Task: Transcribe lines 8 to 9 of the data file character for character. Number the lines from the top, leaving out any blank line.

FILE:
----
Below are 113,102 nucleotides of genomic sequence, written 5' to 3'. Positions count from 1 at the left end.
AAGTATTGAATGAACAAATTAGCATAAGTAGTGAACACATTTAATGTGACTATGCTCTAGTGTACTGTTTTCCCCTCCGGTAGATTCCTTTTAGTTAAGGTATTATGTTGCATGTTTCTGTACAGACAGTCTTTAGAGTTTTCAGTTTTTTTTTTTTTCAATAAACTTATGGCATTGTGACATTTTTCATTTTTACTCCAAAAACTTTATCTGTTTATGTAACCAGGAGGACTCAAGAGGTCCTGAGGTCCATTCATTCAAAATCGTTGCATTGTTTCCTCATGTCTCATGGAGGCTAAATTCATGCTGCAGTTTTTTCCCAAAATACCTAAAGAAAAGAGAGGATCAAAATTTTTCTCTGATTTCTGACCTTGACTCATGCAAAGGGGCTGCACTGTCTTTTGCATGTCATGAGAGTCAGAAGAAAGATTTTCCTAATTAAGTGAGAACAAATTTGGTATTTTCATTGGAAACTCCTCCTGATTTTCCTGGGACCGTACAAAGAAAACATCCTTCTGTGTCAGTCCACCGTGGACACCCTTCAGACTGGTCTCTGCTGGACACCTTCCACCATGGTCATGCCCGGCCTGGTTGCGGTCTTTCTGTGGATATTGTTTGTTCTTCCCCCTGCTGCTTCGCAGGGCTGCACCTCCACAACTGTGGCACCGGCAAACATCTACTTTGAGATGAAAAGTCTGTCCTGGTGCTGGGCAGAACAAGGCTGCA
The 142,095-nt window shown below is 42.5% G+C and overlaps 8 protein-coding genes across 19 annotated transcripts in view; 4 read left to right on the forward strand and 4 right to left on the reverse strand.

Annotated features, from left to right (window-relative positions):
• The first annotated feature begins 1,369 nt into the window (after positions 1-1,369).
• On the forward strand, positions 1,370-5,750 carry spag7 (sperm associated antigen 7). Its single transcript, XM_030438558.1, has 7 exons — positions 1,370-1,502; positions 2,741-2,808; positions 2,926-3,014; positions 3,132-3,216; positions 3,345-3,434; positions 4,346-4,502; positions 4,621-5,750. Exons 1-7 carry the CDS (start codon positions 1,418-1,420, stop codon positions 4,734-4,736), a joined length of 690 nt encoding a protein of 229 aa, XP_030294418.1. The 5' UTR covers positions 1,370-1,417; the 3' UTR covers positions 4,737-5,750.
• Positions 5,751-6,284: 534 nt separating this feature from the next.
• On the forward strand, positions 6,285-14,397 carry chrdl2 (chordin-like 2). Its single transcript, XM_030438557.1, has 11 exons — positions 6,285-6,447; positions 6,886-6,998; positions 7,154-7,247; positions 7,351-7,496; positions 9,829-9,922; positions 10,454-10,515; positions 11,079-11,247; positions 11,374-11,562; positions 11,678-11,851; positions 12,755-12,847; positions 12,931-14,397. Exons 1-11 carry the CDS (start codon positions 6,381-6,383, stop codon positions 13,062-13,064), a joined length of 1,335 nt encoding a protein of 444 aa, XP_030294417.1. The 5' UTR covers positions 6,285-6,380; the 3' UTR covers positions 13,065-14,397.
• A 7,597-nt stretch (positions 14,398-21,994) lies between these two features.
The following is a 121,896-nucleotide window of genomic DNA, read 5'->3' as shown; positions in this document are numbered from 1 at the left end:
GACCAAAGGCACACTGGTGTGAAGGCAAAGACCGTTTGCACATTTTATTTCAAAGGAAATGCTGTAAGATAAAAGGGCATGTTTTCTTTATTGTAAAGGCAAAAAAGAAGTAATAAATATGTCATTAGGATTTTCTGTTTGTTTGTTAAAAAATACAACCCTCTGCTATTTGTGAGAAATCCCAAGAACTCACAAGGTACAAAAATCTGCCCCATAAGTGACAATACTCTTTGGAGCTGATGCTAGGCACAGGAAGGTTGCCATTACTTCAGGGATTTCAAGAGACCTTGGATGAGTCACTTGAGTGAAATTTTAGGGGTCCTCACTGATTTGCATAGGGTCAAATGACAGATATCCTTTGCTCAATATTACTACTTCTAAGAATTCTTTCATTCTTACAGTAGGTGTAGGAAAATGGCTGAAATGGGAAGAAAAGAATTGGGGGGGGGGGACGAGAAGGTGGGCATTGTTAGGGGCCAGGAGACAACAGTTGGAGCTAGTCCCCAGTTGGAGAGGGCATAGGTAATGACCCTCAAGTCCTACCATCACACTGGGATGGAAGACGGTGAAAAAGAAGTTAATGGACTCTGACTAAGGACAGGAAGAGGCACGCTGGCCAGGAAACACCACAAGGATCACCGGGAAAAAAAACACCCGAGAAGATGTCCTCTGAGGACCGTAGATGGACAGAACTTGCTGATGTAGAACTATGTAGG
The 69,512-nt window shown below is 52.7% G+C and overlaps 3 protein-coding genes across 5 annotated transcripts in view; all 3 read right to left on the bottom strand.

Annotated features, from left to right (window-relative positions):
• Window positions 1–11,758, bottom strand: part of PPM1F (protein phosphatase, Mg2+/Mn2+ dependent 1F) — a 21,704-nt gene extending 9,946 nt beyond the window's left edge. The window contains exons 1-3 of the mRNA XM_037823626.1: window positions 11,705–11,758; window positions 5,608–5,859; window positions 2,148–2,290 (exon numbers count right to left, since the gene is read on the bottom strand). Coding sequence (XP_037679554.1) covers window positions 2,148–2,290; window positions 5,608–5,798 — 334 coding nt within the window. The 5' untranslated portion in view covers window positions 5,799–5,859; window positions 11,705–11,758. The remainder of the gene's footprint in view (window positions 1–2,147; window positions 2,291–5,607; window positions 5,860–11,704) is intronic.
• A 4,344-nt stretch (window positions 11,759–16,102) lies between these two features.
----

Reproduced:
• On the forward strand, positions 6,285-14,397 carry chrdl2 (chordin-like 2). Its single transcript, XM_030438557.1, has 11 exons — positions 6,285-6,447; positions 6,886-6,998; positions 7,154-7,247; positions 7,351-7,496; positions 9,829-9,922; positions 10,454-10,515; positions 11,079-11,247; positions 11,374-11,562; positions 11,678-11,851; positions 12,755-12,847; positions 12,931-14,397. Exons 1-11 carry the CDS (start codon positions 6,381-6,383, stop codon positions 13,062-13,064), a joined length of 1,335 nt encoding a protein of 444 aa, XP_030294417.1. The 5' UTR covers positions 6,285-6,380; the 3' UTR covers positions 13,065-14,397.
• A 7,597-nt stretch (positions 14,398-21,994) lies between these two features.